On the 3rd and 4th July, WISERD held its 10th Annual Conference in the Medrus Conference Centre at Aberystwyth University. This year’s theme was Civil Society and Participation, and as Wales’ largest social science conference, the event attracted over 100 delegates from across academic, policy, public, private, and third sectors.
The conference began with two training sessions, offering the opportunity for delegates to learn more about using the WISERD DataPortal – a free data discovery tool – and how to get published in well-recognised journals. Both sessions offered expert, practical advice for researchers and a stimulating start to this year’s conference.
Following a welcome address from WISERD Director, Professor Sally Power, the conference officially began with the Economic and Social Research Council (ESRC) Wales Doctoral Training Partnership poster pitching competition.
Abeer Alabdan and Maram Alamri, both PhD students at Bangor University, presented their research to a full audience of delegates. Congratulations to Abeer, who was voted by delegates as the winner for her poster pitch on, ‘Reflections of Commonality and Differentiation in VI Education: Curriculum, Pedagogy, and Teacher Training’.
Over 40 papers were presented over two days, exploring inter-disciplinary research from Wales and beyond, focusing on approaches to civil society and participation that have been adopted in a wide range of policy areas.
These encompassed a diverse range of themes, from language revitalisation and the new curriculum in Wales, to changing patterns of welfare pluralism, local growth narratives in the UK and disaster governance in India.
A highlight of the event was the keynote lecture by Professor Sarah Neal (University of Sheffield) on ‘Revisiting neighbours and why conviviality matters’. Professor Neal presented findings from pilot interviews, highlighting the radical and unique nature of neighbour relations, and the importance of these social relationships in understanding civil society.
Throughout the event, delegates also took the opportunity to view the postgraduate poster competition, sponsored by the Learned Society of Wales. Congratulations to Sophie Baker from Bangor University for winning with her ESRC research on ‘Perceptions of belonging in service users with psychosis living in linguistically mismatched communities in North Wales’.
Day one closed with a reception hosted by the new WISERD Politics and Governance Network, jointly led by Dr Matthew Wall and Dr Bettina Petersohn from Swansea University.
On day two of the conference we were pleased to welcome the Vice-Chancellor of Aberystwyth University, Professor Elizabeth Treasure, who introduced a special plenary panel session. In this session, four WISERD co-directors shared findings from the ESRC WISERD Civil Society programme and looked back across five years of interdisciplinary research.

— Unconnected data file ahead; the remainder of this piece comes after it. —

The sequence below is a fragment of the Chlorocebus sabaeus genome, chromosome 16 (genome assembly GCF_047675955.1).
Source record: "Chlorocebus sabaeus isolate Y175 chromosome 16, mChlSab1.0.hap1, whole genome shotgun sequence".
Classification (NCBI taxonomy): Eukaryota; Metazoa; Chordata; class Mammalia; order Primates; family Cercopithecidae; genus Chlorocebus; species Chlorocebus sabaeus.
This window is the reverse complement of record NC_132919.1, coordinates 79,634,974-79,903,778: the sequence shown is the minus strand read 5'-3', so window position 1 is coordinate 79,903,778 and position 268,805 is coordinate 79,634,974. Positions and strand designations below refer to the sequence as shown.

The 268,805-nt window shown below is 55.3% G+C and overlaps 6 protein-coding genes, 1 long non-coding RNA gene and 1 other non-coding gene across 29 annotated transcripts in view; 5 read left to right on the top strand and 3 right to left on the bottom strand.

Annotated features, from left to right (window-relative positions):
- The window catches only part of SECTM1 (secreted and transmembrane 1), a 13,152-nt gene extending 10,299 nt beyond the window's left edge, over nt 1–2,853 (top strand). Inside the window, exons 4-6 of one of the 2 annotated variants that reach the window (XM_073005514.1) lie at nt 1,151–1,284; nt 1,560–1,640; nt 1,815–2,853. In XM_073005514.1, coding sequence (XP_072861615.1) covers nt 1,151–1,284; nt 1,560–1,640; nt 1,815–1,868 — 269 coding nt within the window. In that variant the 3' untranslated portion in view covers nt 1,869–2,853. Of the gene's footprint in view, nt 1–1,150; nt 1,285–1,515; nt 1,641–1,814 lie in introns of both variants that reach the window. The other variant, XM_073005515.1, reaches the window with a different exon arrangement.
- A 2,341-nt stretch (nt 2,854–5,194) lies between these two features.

Panel members discussed key findings and the subsequent policy recommendations they would make from their respective research areas. A common thread emerging from each theme leader was that our research to date has helped us understand more about how the concept of place shapes civil society.
These places can be the homes we inhabit with our families – and to some extent, our neighbours – and our local communities, to the wider public sphere, including our borders and beyond. Each space presents its own set of challenges for civil society and we depend ever more upon our community and regional actors, institutions and governments to facilitate participation and reduce inequality.
The co-directors also looked ahead to the new ESRC WISERD Civil Society programme on ‘Civic Stratification and Civil Repair’, which starts in October. They emphasised that while the first phase of civil society research has contributed to strengthening our position as a national research centre, a key consideration of the new programme will be to determine how we can influence policy beyond Wales.
WISERD Co-Director, Professor Mike Woods hosted this year’s conference. He said: “We were delighted to host the WISERD Annual Conference in Aberystwyth this year and to celebrate Aberystwyth University’s continuing investment in the WISERD Centre for Welsh Politics and Society.
“Over the last two days we’ve seen an extremely impressive programme of research addressing the theme of Civil Society and Participation, which has provoked a great a great deal of discussion. I hope our excellent speakers have found the experience a useful way of taking their work forward, particularly those from our postgraduate community.
“We are grateful to Professor Sarah Neal and Professor Elizabeth Treasure, and indeed to all delegates, for joining us to discuss some of the most important issues facing contemporary society today in Wales and beyond.”
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